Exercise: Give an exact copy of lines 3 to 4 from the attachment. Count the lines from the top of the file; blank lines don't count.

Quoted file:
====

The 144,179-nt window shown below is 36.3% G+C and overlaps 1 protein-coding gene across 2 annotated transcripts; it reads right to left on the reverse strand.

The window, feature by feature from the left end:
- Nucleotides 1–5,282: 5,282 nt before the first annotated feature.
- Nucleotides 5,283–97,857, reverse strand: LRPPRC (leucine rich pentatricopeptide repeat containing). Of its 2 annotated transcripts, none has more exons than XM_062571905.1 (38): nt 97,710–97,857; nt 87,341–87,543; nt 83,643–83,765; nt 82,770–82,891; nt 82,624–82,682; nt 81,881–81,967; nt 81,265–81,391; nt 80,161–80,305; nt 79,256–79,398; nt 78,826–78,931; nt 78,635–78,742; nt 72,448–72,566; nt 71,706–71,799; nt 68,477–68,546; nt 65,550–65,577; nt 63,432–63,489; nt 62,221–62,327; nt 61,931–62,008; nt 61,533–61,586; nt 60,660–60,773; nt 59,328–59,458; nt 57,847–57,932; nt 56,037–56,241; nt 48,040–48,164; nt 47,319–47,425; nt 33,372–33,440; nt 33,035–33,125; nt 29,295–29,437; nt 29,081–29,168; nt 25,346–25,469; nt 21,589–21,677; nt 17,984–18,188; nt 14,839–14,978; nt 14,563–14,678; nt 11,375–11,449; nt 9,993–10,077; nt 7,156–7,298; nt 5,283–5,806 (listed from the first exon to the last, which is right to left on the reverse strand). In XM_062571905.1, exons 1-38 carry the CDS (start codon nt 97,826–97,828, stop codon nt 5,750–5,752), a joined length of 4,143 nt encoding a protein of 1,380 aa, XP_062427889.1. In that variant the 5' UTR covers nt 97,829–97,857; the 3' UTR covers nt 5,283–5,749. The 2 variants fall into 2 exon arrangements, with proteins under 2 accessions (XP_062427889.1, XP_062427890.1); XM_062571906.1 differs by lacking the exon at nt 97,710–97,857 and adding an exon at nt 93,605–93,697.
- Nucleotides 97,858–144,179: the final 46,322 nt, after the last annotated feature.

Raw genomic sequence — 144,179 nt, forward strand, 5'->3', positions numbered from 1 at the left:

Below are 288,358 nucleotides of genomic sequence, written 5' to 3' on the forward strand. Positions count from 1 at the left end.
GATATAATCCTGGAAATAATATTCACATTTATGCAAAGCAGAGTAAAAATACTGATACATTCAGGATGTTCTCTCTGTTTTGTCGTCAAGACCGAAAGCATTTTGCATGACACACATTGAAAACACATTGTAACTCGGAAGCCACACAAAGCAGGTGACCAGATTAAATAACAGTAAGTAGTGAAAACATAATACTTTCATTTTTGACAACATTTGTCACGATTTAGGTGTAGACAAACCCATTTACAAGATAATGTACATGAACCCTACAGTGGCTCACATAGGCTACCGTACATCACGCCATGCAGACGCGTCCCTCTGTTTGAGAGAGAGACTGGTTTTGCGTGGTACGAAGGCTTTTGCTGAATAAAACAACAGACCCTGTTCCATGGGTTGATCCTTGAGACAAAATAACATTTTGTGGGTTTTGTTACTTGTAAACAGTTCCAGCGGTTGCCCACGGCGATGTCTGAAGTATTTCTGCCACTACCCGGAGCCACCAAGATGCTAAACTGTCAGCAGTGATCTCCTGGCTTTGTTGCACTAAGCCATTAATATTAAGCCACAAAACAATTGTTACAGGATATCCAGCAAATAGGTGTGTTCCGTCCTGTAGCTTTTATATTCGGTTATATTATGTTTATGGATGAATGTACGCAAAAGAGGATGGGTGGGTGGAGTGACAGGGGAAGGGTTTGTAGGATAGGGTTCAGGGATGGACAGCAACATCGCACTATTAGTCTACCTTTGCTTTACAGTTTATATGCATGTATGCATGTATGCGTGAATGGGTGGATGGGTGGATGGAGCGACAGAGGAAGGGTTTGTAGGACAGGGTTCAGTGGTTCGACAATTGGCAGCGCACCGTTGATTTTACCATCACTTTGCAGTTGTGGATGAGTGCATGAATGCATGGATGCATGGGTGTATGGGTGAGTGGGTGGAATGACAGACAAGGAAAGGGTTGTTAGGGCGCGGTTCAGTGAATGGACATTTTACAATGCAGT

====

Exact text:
- Nucleotides 1–5,282: 5,282 nt before the first annotated feature.
- Nucleotides 5,283–97,857, reverse strand: LRPPRC (leucine rich pentatricopeptide repeat containing). Of its 2 annotated transcripts, none has more exons than XM_062571905.1 (38): nt 97,710–97,857; nt 87,341–87,543; nt 83,643–83,765; nt 82,770–82,891; nt 82,624–82,682; nt 81,881–81,967; nt 81,265–81,391; nt 80,161–80,305; nt 79,256–79,398; nt 78,826–78,931; nt 78,635–78,742; nt 72,448–72,566; nt 71,706–71,799; nt 68,477–68,546; nt 65,550–65,577; nt 63,432–63,489; nt 62,221–62,327; nt 61,931–62,008; nt 61,533–61,586; nt 60,660–60,773; nt 59,328–59,458; nt 57,847–57,932; nt 56,037–56,241; nt 48,040–48,164; nt 47,319–47,425; nt 33,372–33,440; nt 33,035–33,125; nt 29,295–29,437; nt 29,081–29,168; nt 25,346–25,469; nt 21,589–21,677; nt 17,984–18,188; nt 14,839–14,978; nt 14,563–14,678; nt 11,375–11,449; nt 9,993–10,077; nt 7,156–7,298; nt 5,283–5,806 (listed from the first exon to the last, which is right to left on the reverse strand). In XM_062571905.1, exons 1-38 carry the CDS (start codon nt 97,826–97,828, stop codon nt 5,750–5,752), a joined length of 4,143 nt encoding a protein of 1,380 aa, XP_062427889.1. In that variant the 5' UTR covers nt 97,829–97,857; the 3' UTR covers nt 5,283–5,749. The 2 variants fall into 2 exon arrangements, with proteins under 2 accessions (XP_062427889.1, XP_062427890.1); XM_062571906.1 differs by lacking the exon at nt 97,710–97,857 and adding an exon at nt 93,605–93,697.